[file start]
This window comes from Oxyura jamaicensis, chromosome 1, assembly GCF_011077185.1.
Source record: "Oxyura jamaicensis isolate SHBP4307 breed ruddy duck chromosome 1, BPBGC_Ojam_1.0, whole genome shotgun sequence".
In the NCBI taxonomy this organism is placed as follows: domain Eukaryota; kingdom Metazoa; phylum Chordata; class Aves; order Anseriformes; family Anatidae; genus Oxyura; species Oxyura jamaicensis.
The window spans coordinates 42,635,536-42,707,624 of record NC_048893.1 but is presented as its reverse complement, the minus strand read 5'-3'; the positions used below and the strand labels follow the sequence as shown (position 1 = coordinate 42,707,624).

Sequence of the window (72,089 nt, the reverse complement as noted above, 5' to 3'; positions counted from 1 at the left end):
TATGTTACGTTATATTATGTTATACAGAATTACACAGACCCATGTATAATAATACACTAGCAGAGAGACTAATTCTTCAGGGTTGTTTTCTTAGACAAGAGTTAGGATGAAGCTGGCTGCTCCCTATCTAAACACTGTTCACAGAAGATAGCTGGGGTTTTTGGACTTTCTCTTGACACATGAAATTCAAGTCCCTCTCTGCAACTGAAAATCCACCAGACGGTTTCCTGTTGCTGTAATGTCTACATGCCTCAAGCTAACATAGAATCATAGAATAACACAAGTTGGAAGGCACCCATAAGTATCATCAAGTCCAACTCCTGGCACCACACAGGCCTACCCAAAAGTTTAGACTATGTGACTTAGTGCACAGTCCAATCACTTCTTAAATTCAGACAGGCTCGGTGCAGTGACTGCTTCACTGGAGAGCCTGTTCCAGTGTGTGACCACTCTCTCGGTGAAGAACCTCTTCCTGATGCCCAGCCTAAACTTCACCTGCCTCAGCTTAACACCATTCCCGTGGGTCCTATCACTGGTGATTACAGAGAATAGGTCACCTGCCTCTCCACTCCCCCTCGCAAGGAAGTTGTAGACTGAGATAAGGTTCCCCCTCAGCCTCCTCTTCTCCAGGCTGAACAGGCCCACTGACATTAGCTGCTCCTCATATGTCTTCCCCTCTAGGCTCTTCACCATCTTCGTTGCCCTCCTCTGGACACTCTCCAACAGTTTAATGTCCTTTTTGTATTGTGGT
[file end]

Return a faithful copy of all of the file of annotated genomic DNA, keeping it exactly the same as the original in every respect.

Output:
This window comes from Oxyura jamaicensis, chromosome 1, assembly GCF_011077185.1.
Source record: "Oxyura jamaicensis isolate SHBP4307 breed ruddy duck chromosome 1, BPBGC_Ojam_1.0, whole genome shotgun sequence".
In the NCBI taxonomy this organism is placed as follows: domain Eukaryota; kingdom Metazoa; phylum Chordata; class Aves; order Anseriformes; family Anatidae; genus Oxyura; species Oxyura jamaicensis.
The window spans coordinates 42,635,536-42,707,624 of record NC_048893.1 but is presented as its reverse complement, the minus strand read 5'-3'; the positions used below and the strand labels follow the sequence as shown (position 1 = coordinate 42,707,624).

Sequence of the window (72,089 nt, the reverse complement as noted above, 5' to 3'; positions counted from 1 at the left end):
TATGTTACGTTATATTATGTTATACAGAATTACACAGACCCATGTATAATAATACACTAGCAGAGAGACTAATTCTTCAGGGTTGTTTTCTTAGACAAGAGTTAGGATGAAGCTGGCTGCTCCCTATCTAAACACTGTTCACAGAAGATAGCTGGGGTTTTTGGACTTTCTCTTGACACATGAAATTCAAGTCCCTCTCTGCAACTGAAAATCCACCAGACGGTTTCCTGTTGCTGTAATGTCTACATGCCTCAAGCTAACATAGAATCATAGAATAACACAAGTTGGAAGGCACCCATAAGTATCATCAAGTCCAACTCCTGGCACCACACAGGCCTACCCAAAAGTTTAGACTATGTGACTTAGTGCACAGTCCAATCACTTCTTAAATTCAGACAGGCTCGGTGCAGTGACTGCTTCACTGGAGAGCCTGTTCCAGTGTGTGACCACTCTCTCGGTGAAGAACCTCTTCCTGATGCCCAGCCTAAACTTCACCTGCCTCAGCTTAACACCATTCCCGTGGGTCCTATCACTGGTGATTACAGAGAATAGGTCACCTGCCTCTCCACTCCCCCTCGCAAGGAAGTTGTAGACTGAGATAAGGTTCCCCCTCAGCCTCCTCTTCTCCAGGCTGAACAGGCCCACTGACATTAGCTGCTCCTCATATGTCTTCCCCTCTAGGCTCTTCACCATCTTCGTTGCCCTCCTCTGGACACTCTCCAACAGTTTAATGTCCTTTTTGTATTGTGGT